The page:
problem. He doesn't mind getting stuck in traffic, risking a collision, spending a fortune on
gas and insurance, or having people honk at him and cut him off and make his blood
pressure rise.
As for me, I'm a mass transportation man. I have gladly sacrificed my friend's kind
of "independence" in favor of the convenience and efficiency of joining my fellow New
Yorkers in the largest human delivery system in the world.
Most cities with subways have very limited service, usually between downtown and
just a few other important areas of the city. On the other hand, New York's subway tracks
cover 134 miles! I can go from Shea Stadium to Yankee Stadium, from Rockaway Beach to
Van Cortland Park, and from the Museum of Natural History to the Flushing Meadows
Science Museum, all without coming up for air, and all for the single fare of $1.50. No city
in the world has the miles of subway track that New York does. The system is 94 years old,
and over the century it has grown, in stages, to become the most extensive underground
transportation network anywhere.
While it was always a bargain, the system of mass transit has recently become
cheaper than ever, due to a free transfer that was instituted this year. You can change from
subway to bus, from bus to bus, or from bus to subway without paying an additional fare. If
you buy the monthly or weekly pass called the MetroCard, you can even leave the subway
and re-enter it (at the same stop or somewhere else) for no additional fee. You can travel 30
miles on the A train, non-stop, for less than the price of a slice of pizza!
With buses and subways working together, there is almost no corner of the city that
you can't reach through mass transit. Even Staten Island, which has no subway, has buses
crossing the island, and a free ferry ride that connects that borough to the rest of the city. In
Manhattan, where I spend most of my time, I can add a bus to a subway to quickly get to
neighborhoods that have no subway line nearby, including a swimming pool near the East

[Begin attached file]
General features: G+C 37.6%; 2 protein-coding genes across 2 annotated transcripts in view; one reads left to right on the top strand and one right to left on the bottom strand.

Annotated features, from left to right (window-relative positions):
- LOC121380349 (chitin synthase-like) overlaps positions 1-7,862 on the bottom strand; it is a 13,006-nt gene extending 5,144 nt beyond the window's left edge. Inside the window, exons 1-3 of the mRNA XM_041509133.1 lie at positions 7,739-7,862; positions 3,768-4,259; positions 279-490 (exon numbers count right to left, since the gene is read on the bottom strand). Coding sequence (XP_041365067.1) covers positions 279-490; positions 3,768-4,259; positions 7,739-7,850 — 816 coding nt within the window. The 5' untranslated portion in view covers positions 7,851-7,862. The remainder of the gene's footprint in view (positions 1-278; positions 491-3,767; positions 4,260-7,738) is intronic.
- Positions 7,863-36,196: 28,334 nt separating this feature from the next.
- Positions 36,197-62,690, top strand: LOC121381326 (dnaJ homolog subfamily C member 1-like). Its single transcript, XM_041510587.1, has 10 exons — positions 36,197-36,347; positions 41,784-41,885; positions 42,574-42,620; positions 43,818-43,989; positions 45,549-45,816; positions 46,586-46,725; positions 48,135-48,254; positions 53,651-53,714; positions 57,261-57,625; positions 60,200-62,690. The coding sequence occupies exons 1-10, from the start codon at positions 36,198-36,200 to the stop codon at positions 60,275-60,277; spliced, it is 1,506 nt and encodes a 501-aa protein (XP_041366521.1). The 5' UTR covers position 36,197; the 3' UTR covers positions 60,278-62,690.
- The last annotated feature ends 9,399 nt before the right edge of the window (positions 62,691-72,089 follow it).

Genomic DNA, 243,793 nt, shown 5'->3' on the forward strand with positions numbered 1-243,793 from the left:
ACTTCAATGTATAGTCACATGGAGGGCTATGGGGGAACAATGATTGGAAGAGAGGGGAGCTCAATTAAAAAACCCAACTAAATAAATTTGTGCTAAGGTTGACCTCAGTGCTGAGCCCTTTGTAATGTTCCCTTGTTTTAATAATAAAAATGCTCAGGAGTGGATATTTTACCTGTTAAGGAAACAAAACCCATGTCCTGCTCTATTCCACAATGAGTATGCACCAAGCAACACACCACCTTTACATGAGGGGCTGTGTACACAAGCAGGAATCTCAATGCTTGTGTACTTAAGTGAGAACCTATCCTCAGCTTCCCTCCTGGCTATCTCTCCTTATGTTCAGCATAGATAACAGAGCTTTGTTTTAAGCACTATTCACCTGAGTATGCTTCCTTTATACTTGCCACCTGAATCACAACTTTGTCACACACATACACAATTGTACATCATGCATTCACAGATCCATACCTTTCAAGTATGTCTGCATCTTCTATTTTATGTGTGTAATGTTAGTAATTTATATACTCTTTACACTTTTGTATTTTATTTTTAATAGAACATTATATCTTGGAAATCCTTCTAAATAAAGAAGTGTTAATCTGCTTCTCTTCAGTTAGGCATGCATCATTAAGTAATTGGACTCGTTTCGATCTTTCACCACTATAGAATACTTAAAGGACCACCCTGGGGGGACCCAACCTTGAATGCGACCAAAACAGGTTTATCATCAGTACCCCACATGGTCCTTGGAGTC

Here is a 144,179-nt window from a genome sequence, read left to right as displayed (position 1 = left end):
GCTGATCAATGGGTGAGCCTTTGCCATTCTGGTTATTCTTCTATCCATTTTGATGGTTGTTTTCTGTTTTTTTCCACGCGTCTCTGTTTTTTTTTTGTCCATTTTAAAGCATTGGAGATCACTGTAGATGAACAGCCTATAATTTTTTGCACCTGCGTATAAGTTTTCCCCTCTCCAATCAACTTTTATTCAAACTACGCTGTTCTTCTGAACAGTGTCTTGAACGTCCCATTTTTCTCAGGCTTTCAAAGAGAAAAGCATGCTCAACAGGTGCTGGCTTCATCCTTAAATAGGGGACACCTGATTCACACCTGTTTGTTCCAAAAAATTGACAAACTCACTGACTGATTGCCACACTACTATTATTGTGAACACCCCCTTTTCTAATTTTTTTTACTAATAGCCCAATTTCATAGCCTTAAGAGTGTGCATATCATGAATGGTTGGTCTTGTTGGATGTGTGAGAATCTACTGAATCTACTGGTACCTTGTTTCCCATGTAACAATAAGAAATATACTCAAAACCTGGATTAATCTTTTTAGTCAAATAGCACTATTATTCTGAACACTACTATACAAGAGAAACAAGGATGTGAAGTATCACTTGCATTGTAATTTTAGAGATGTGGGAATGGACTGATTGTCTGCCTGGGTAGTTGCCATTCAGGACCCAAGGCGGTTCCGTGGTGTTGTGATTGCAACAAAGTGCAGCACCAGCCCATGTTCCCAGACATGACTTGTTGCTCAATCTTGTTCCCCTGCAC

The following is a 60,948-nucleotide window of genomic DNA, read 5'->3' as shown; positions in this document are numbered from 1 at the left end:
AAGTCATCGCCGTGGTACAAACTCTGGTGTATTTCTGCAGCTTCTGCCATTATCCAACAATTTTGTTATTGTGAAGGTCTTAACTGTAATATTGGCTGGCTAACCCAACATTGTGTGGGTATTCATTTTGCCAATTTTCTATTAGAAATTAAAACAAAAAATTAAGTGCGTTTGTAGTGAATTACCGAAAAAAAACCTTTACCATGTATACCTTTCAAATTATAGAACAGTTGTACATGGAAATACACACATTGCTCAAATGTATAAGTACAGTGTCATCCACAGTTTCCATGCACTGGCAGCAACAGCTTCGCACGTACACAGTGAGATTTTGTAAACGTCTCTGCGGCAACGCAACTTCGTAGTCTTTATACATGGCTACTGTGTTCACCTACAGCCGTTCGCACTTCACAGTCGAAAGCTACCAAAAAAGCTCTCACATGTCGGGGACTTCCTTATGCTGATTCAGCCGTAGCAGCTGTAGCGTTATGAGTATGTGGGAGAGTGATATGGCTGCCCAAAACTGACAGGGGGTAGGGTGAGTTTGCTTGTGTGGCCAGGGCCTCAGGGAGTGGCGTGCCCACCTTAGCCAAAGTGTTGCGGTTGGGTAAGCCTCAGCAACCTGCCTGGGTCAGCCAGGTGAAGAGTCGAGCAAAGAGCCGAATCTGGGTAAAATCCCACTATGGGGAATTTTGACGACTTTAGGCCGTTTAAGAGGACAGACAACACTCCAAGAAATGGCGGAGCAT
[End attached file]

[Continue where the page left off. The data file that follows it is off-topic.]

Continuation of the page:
River, and the Circle Line dock on the Hudson.
I know taxis and cars are faster than subways in some cases, and they obviously
provide door-to-door service that subways and buses don't. However, in many situations,

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Rick Shur

The Expository Essay p. 6 of 6

subways are faster than cars. You can't drive from Baker Field, at the top of Manhattan, to
Battery Park, at the bottom, without hitting traffic along the way, but subways don't have
traffic, not even at rush hour. At 5 PM on a Friday afternoon, you can cross the length of
Manhattan (12 miles) without risking a traffic jam. Furthermore, nobody blasts their horn at
you; nobody makes a quick left and cuts in front of you. Collisions are almost non-existent
on subways. Furthermore, you can read, do a crossword puzzle or even take a nap on a
subway. Subways can reduce stress. Cars can only increase it.
I smile every time I go to the bank and realize that none of my money in checking is
going to go to a car salesman or mechanic or auto insurance salesman or carwash attendant
or garage cashier. None of my money is going to be used to buy food for the hungry
monster, whose constant trips to the gas station wipe out a huge percent of anybody's
paycheck. The money I save by using mass transportation goes into my happy hobbies. I can
see more movies, more Broadway shows, and more concerts. I can buy more records, more
video tapes, more books and magazines. I can even travel (by Amtrak or Greyhound, of
course!) to see other parts of the country.
Cars used to be a modern miracle. People were thrilled by the convenience of the
automobile. Of course, they had horses that needed constant care and feeding, so a car
promised more freedom and less of a burden. Nevertheless, times have changed. With
congestion and pollution, cars are no bargain. They are an outmoded method of
movement. They waste energy, make our bodies sicker and cause stress (and death)
everywhere, every day. People who care about the future will eventually put cars where they
belong, on the trash heap of history, and they will make society invest its money in the
modern miracle of mass transportation. I can't think of any better way to show our love for
our children. (841 words)

 In addition to its length, what makes Essay #3 feel more fluent and native-sounding than the
first two?
What are some elements that make it more interesting to read than the first two?
 What kinds of sentences do you find?
 Do you feel that the writer has made a convincing argument in favor of mass transportation?
If so, how did he accomplish this?